Correcting a Lisp: Why Experts are Overrated
My six year old has a frontal lisp when pronouncing words with S or Z. I did a little research on how to correct the problem and I discovered that the information available pretty much all involves therapy. Well, call me old fashioned, or modern, or whatever really, but I don’t like therapy for anything apart from major mental problems (reference Charles Manson). Of course, I would have seen a therapist if my attempts at self correction were a complete failure. So far the results have been pretty good. Guess what? It didn’t take a bazillion dollars either. All it has taken so far is to stop the boy whenever he says an S, go over the word slowly, have him watch me say it, and repeat ’till success has been achieved. Now, I’m not saying that there aren’t serious cases of speech problems that I could solve. Neil’s problem was far from serious. It reminds me of the time I went to a doctor for a calcium growth under the skin on my pinky toe. The doctor said there was nothing he could do about it. I went home that day, heated up a knife, and I cut that sucker right out by myself. I’ve got a picture of the big bloody hole to prove it. I’ll see a doctor when I need my spleen taken out. Otherwise doctors, and experts in general, don’t know me as well as I know me.
The Bad Habit
Neil has had a lisp for as long as he’s been speaking. I thought it was just a natural baby sort of thing so I didn’t do anything about it, at first. But, because I’m an observant parent, I paid attention to his peers and discovered that very few of them have lisps. Hmmm, I thought to myself. It’s time to do something about this. Anybody who reads this blog regularly knows that I homeschool my kids. That made it easy to incorporate some homemade speech therapy into our lessons. Of course, I’m not a professional so I probably didn’t use the approved methods, but I think experts are overrated anyway. My feeling is that the lisp is nothing more than a bad habit. Runners develop all sorts of bad habits when they learn to run. That’s why so few people can run fast in a straight line. I have a friend who couldn’t swim until he got into high school. Did he take lessons? Nope. He got a book on swimming from the library and read it, then he jumped in the pool and almost drowned. Then he tried it again, and again, until he stopped almost drowning and started swimming. So why not try it with the lisp?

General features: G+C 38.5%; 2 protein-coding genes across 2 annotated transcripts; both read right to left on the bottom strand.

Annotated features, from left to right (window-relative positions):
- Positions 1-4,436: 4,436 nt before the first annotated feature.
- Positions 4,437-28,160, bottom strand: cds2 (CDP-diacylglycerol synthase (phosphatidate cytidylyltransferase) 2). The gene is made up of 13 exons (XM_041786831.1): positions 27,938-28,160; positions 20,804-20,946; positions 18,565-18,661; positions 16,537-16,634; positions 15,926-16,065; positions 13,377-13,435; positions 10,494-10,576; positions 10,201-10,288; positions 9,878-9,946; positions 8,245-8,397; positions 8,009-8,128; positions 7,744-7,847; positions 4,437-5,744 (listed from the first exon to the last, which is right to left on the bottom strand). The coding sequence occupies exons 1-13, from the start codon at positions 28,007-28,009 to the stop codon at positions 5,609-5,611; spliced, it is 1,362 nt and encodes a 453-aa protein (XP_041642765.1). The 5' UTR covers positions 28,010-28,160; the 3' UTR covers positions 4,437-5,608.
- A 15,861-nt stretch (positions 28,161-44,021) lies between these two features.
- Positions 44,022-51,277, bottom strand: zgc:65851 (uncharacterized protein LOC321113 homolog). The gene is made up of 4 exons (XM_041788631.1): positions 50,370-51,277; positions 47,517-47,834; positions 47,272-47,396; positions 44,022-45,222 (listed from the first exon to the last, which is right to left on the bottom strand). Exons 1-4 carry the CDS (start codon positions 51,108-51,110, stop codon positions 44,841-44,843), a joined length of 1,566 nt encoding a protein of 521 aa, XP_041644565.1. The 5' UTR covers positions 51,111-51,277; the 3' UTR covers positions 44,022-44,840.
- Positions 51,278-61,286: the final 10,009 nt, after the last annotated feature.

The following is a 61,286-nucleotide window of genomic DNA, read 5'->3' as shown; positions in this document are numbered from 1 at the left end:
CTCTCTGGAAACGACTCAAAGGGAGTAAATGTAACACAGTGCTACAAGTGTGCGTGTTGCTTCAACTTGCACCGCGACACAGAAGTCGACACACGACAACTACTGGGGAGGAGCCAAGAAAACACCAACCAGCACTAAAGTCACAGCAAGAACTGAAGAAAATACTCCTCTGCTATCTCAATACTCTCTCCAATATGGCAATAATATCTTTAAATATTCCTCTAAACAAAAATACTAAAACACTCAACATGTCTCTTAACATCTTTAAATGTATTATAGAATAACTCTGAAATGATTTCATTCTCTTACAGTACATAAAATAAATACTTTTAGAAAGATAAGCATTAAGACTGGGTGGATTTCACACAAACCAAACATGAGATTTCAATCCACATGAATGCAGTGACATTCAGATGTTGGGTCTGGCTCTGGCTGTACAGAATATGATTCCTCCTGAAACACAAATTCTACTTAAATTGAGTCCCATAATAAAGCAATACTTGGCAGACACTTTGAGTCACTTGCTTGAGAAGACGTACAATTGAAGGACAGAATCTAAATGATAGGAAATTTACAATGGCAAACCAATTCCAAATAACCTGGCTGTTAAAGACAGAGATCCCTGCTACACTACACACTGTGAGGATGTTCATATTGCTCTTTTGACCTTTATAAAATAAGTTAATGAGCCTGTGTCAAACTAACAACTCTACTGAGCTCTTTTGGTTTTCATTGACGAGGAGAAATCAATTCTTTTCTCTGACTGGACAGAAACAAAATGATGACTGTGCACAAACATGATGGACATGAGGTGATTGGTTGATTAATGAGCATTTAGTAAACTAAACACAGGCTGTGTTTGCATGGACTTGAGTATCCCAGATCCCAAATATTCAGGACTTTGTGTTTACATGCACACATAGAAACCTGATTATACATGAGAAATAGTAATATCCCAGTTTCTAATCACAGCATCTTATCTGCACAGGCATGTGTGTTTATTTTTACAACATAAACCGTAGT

Demosthenes, the famous Greek orator, had a speech impediment. He had a variety of problems including stuttering and a weak voice. I don’t know if he also had a lisp but he was, at least in the beginning, a rather inarticulate guy. He overcame his problems by what amounts to self medication (because professionals were probably just as useless back in those days as they are now). He went down to the ocean, stuffed his mouth with pebbles, and tried to talk over the waves and wind. The rocks made him speak clearly and the wind and waves forced him to project his voice. He also practiced in front of a mirror. And, the only reason we remember him is because of his oration skills. Go figure. Neil and I aren’t quite that extreme, but we do practice speaking over the television. We practice projecting our voices without yelling. I made a list of about 50 S words that we have been working on; he’ll stand in front of our mirror and say the words with me watching him. We’ve been doing it for a week and a half. The boy is just about cured of his lisp.
Again, if his speech impediment were anything approaching the severity of Daffy Duck or Barney Frank then I’d certainly seek professional help. There are so many problems that we can deal with ourselves. Most experts are a waste of time and money. Our intuition is normally spot on. When I was a kid one of my favorite activities was hitting a tennis ball against a backboard for hours and hours at a time. I got good at tennis not from having coaches; I got good at it because my intuition told me to practice hitting a ball against a wall until I never missed. The lisp is the same way. My intuition tells me that the way to cure a lisp is to practice until every S comes out perfect. I really think it’s that simple. We have to ask ourselves, “How did people like Demosthenes overcome their problems before modern medicine and therapy?” The answer is that they took matters into their own hands and figured it out themselves. Maybe it wasn’t a perfect way to do it, but it was at least self reliant. I’m a fan of self reliance.